Dear Debt Adviser,
I’m trying to get some of my debt paid off but my wife and I have a difference of opinion on what should be paid off first.

I have a truck payment of $615 a month. I have about 13 more payments left with an annual percentage rate of 7 percent. For some dumb reason, I financed my truck for six years. I also have a balance transfer credit card with about $8,800 at an introductory rate of zero percent through August 2009. After the intro rate, the APR will be around 7 percent.

I feel that I should try and pay the truck off first, then use the extra $615 and put it toward my credit card. My wife thinks I should try and pay my credit card off first, then worry about my truck.

What is the best way to handle my debt?
— Josh

Dear Josh,
Not the classic truck/wife debacle! This battle of the sexes takes its place in the annals of great classic American struggles, such as when Ralphie from the movie “A Christmas Story” tried to convince his mother that a “Red Ryder, carbine action, 200-shot range model air rifle” wouldn’t shoot his eye out.

Your logical approach may work, but I want you to be aware of some possible disasters lurking just under the surface. Let me give you some new information before letting you take it from there.

It will take you more than two years to get your truck and credit cards paid off. As all but the most youthful of us know, stuff happens along the way — especially over the course of two years.

For instance, your zero percent credit card interest rate may not be as guaranteed as you think.

Your card issuer may raise rates if your account now represents a greater risk than it did originally. You could trigger a rate increase simply by opening new credit, ending up with a late payment to another creditor (even if it’s a mail delay and not your fault) or significantly increase a balance on another credit card.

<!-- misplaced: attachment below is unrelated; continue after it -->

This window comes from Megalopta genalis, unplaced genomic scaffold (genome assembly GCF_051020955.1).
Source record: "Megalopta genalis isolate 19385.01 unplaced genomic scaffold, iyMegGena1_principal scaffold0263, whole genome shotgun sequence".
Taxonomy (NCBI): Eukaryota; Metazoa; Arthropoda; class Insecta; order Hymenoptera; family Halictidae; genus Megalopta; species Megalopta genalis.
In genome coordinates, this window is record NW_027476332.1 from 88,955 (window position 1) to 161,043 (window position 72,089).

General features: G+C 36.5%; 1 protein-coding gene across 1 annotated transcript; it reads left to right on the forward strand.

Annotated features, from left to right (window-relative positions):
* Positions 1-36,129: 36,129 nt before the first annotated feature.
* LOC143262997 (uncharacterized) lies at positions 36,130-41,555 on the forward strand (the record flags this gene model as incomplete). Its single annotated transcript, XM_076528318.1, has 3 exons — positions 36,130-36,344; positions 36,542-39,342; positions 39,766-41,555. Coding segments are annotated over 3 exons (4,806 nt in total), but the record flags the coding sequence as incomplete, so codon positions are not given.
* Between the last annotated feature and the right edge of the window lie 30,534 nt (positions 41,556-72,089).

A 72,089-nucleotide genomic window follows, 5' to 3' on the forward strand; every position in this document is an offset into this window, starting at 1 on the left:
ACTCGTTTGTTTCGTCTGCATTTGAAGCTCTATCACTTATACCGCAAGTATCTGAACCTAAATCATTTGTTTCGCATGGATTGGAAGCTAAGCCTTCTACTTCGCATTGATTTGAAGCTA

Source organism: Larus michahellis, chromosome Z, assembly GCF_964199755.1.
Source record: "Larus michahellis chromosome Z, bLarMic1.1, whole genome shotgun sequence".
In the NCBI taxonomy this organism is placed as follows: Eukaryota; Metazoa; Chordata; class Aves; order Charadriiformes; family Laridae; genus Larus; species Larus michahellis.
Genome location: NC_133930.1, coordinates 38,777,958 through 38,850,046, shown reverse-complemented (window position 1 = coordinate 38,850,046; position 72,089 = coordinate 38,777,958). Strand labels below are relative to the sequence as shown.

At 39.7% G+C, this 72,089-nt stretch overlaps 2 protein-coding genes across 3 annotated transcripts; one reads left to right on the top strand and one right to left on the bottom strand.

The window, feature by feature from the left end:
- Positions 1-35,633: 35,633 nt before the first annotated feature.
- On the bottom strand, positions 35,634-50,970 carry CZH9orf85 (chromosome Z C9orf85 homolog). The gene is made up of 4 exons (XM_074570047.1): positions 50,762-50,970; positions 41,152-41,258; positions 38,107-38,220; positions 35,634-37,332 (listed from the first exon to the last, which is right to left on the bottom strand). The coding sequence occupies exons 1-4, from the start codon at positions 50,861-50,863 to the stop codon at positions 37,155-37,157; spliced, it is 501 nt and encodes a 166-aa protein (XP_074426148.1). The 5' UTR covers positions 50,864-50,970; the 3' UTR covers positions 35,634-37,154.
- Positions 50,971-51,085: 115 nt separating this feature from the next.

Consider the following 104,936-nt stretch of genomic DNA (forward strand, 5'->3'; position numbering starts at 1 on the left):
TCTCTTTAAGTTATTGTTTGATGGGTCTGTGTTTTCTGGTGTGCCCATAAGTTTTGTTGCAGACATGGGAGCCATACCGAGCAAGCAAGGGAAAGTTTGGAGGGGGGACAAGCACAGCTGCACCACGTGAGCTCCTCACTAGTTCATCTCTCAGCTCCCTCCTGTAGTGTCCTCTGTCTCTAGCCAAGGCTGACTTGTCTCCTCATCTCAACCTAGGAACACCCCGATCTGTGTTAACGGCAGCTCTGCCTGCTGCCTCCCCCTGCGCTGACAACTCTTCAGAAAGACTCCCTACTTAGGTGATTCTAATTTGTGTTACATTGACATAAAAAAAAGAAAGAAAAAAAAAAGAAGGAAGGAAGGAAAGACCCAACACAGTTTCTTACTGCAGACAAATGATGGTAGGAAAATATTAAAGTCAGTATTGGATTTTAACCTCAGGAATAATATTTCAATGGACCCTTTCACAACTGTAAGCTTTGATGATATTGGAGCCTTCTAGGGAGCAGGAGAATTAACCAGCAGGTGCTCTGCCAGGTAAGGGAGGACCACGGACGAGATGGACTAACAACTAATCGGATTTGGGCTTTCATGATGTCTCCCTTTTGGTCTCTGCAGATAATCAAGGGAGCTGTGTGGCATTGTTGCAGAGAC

Even if you change nothing, the world may change. For example, the current credit crunch could cause the lender to decide that it is not getting compensated sufficiently for the perceived risk in your account. Many credit card agreements would allow for a rate increase under these circumstances.

Making payments on time, as agreed, is no longer a guarantee that your rate will not change. According to the Consumer Action 2008 Credit Card Survey, 77 percent of card issuers answered “yes” to the question, “Can you increase my APR or change my terms ‘any time for any reason’?”

This means your zero percent introductory rate could change to a much higher rate at any time depending on the fine print in your credit card agreement. I suggest you get a magnifying glass and check out all the small print in your card agreement.

Another “oops” most people don’t know about until they experience it is that if you use your credit card with the zero percent rate for any new purchases, the interest rate for those purchases will be higher.

How can this be? Well, most agreements apply payments to the lowest interest rate balance first. So any payments you make will be applied to the $8,800 balance transfer first until you pay off the entire debt you owe. Meanwhile, new purchases will ring up monthly interest charges at 18 percent to 20 percent.

Lastly, many people believe that once a loan is paid off they will be able to apply the payment amount to another debt obligation. My experience is that by the time the loan is paid off, something in your life will have changed and that monthly truck payment will be needed to buy diapers, pay for a dental crown or plug a hole somewhere else in your monthly budget.

In other words, despite your best intentions, it won’t be applied toward the credit card debt.

The bottom line is that in a world of instability and surprises, your truck rate is more stable than your credit card rate. So, I suggest you make a concerted effort to pay off your credit card balance as soon as possible.

That way, no matter what happens in two years, you won’t end up having shot your eye out!